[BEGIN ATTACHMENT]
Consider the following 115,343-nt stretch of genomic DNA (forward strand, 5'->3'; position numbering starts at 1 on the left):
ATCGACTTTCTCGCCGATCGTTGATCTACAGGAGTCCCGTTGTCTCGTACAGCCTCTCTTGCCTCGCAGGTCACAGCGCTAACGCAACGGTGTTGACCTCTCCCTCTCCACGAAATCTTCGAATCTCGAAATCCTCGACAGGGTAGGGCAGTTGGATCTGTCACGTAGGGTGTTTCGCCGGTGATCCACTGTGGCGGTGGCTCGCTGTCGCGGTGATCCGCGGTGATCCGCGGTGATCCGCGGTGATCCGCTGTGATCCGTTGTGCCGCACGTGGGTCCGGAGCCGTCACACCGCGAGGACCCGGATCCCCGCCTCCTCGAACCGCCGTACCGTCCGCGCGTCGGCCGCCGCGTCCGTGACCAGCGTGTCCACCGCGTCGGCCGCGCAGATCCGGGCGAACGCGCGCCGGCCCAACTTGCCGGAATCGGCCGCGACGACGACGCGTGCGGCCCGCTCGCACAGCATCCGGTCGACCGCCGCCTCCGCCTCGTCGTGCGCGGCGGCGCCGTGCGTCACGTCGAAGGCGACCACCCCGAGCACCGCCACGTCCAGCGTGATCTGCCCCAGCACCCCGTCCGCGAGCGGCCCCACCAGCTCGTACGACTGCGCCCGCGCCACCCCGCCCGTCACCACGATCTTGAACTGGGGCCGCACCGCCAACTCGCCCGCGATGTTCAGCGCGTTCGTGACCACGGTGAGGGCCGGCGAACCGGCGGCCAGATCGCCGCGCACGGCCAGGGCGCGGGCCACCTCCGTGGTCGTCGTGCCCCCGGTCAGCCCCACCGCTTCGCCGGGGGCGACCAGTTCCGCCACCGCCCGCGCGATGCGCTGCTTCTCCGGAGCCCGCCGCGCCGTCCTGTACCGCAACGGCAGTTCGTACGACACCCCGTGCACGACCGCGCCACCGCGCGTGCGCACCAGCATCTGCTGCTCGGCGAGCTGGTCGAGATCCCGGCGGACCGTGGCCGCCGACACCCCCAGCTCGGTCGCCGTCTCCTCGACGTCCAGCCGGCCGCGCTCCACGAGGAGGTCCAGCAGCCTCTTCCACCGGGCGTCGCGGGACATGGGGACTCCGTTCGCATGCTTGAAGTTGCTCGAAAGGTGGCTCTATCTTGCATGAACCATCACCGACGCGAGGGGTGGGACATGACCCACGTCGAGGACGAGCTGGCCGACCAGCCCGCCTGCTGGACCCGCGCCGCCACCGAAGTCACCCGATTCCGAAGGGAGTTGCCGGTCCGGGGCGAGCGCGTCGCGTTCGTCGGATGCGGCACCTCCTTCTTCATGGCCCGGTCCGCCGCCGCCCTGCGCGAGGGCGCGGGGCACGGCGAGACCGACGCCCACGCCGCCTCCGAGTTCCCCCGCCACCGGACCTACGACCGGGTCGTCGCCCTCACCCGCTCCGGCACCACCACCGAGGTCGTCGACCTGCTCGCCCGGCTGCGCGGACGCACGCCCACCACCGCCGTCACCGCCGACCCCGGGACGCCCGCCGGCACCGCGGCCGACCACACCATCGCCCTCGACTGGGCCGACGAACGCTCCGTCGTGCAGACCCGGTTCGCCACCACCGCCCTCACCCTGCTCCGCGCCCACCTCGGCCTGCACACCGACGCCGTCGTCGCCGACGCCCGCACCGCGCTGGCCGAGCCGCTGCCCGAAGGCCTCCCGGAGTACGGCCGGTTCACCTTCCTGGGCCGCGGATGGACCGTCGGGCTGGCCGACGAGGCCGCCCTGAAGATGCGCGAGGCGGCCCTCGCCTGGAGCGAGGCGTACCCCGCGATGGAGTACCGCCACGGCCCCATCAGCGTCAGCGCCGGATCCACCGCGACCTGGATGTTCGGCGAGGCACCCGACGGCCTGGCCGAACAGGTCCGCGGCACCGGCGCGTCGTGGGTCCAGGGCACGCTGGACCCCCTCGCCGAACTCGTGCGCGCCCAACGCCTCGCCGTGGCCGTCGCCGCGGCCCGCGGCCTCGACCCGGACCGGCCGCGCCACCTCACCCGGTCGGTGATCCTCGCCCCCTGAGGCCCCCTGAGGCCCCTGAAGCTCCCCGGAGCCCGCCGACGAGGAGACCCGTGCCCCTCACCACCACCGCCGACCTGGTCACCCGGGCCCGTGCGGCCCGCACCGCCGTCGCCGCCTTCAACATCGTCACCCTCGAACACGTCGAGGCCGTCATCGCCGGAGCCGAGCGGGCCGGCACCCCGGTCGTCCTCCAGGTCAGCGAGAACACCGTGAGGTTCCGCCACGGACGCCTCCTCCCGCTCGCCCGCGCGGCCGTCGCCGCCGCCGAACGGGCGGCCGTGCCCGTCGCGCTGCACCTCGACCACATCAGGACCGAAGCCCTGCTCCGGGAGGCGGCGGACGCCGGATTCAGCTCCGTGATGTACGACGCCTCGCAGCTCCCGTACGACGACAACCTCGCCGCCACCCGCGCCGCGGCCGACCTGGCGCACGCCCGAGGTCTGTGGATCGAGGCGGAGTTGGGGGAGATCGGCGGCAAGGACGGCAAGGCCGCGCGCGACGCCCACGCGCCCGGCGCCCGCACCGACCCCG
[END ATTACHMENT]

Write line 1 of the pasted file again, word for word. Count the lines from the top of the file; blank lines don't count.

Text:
Consider the following 115,343-nt stretch of genomic DNA (forward strand, 5'->3'; position numbering starts at 1 on the left):